Donald Trump’s victory saw the comeback of the Klan and white supremacy. It appears that when the Americans are not combating the bad guys, they are left dealing with their darkest fear or rather the fear of darkening. But it’s not just America. Naturally, Europe too has had to deal with its changing landscape.
Historically, the movement of populations has led to human permutations and combinations of all sorts. However, certain parts of our planet have gone through massive changes in a relatively short span of time. The so-called ‘ western world’s’ new landscape has put the superficial layers of appearance into the heart of identity debates. Ironically, populations are rallying behind the outermost layer, the most superficial one, and it appears to have become quintessential to core identity. And so, despite the fact that Europe’s black population is largely a product of mass immigration and not slavery, they have allied themselves to the American cause. It seemed like the natural order of things that most coloured populations would ally themselves to the cause because Europe too had its own sense of ‘white’ identity.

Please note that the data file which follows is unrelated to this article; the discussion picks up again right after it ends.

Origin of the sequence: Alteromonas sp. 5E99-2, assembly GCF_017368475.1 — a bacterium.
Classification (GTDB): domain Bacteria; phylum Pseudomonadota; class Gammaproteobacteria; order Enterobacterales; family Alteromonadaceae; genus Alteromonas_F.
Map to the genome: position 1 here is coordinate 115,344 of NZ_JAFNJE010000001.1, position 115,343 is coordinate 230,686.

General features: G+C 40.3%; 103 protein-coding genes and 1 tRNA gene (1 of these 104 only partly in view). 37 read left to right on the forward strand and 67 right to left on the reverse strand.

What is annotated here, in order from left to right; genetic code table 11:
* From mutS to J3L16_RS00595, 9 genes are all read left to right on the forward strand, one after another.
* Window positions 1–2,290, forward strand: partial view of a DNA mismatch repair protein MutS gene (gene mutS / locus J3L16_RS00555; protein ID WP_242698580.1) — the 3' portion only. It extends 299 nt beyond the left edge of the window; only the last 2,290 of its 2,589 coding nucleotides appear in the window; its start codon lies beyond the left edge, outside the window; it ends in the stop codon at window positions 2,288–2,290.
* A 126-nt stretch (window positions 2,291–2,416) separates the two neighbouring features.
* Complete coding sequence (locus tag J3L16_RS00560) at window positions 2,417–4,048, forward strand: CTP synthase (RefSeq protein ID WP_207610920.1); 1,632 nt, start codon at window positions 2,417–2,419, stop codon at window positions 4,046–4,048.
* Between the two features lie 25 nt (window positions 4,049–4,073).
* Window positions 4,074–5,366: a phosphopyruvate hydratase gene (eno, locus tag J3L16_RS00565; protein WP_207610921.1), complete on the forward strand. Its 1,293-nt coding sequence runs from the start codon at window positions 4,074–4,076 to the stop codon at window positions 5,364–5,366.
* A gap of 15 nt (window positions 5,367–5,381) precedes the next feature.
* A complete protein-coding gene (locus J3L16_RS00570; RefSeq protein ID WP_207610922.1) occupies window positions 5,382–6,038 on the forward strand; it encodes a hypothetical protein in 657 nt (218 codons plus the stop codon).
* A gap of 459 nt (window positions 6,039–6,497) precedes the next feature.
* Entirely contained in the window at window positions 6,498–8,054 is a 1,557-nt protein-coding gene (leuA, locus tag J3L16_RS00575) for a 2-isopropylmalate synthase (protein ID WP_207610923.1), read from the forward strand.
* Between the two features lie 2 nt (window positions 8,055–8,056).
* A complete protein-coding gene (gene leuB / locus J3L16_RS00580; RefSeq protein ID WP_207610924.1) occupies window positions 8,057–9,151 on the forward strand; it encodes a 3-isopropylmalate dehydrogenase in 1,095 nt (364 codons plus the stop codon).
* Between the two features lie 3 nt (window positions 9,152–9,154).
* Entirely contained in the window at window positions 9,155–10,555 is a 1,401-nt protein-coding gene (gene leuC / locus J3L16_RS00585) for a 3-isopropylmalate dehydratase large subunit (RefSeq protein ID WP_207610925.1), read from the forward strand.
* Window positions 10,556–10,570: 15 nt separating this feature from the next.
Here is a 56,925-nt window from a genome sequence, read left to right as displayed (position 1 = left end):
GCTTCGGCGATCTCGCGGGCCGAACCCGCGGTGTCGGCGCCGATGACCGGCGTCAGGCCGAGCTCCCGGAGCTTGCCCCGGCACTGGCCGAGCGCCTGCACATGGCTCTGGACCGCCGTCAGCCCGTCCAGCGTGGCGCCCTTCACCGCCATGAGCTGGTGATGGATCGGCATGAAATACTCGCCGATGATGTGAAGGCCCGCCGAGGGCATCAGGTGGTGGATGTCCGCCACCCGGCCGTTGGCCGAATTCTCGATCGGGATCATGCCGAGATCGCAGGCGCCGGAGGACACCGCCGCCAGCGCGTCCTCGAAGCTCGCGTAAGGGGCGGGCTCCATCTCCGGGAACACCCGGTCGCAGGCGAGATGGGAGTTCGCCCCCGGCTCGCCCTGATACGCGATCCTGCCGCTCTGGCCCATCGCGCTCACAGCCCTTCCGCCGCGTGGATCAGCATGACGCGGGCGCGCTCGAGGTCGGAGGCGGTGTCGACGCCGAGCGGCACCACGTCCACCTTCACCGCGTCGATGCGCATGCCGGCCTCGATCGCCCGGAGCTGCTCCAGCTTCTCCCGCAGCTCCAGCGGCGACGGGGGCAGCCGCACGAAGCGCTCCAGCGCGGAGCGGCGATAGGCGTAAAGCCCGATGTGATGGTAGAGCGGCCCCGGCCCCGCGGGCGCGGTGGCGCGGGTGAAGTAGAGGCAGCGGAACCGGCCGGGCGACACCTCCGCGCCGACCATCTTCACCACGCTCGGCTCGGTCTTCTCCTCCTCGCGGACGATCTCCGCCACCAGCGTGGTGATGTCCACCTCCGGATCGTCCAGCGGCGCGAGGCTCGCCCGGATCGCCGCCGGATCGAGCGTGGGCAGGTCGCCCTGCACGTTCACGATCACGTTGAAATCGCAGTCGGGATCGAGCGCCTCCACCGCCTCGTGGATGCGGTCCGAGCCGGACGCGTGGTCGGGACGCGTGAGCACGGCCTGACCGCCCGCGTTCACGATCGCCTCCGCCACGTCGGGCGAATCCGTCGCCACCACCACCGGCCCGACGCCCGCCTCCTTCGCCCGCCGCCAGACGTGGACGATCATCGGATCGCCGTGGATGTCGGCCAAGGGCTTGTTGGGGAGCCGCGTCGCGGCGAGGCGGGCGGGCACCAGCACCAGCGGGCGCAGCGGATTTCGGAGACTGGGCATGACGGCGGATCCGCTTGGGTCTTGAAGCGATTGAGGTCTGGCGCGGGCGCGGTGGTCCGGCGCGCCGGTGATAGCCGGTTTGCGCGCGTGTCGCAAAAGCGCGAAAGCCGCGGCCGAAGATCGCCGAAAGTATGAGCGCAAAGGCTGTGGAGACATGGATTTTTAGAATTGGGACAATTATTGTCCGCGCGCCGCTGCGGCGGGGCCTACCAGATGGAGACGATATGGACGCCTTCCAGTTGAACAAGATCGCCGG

France’s Général de Gaulle is said to have made a statement that would linger on in the world of French politics. In military manner, he said, “It is very good that there are French people of all colours. It goes to show that France is open to all races and shares a strong sense of inclusiveness provided they remain a small minority. If not, France will cease to be France. For we are above all a white European population of Greco-Latin culture and Christian faith.” Although the definition of France was certainly fair and true in the ’60s, it fails to give the current French landscape any sense of closure or inclusiveness. Unfortunately, Charles de Gaulle lacked the foresight to realise that a free market would lead to the free movement of people mainly from the ex-French colonies. Ironically, France’s North African immigration policy was put into place by successive governments that flaunted their Gaullist identity. By 2015 random politicians including those who did not think much of Charles de Gaulle thought it was fanciful to quote his words on a white France. But one had barely to set foot in Paris to realise that the once tiny non-white minority had grown into an omnipresent reality and a majority in many places.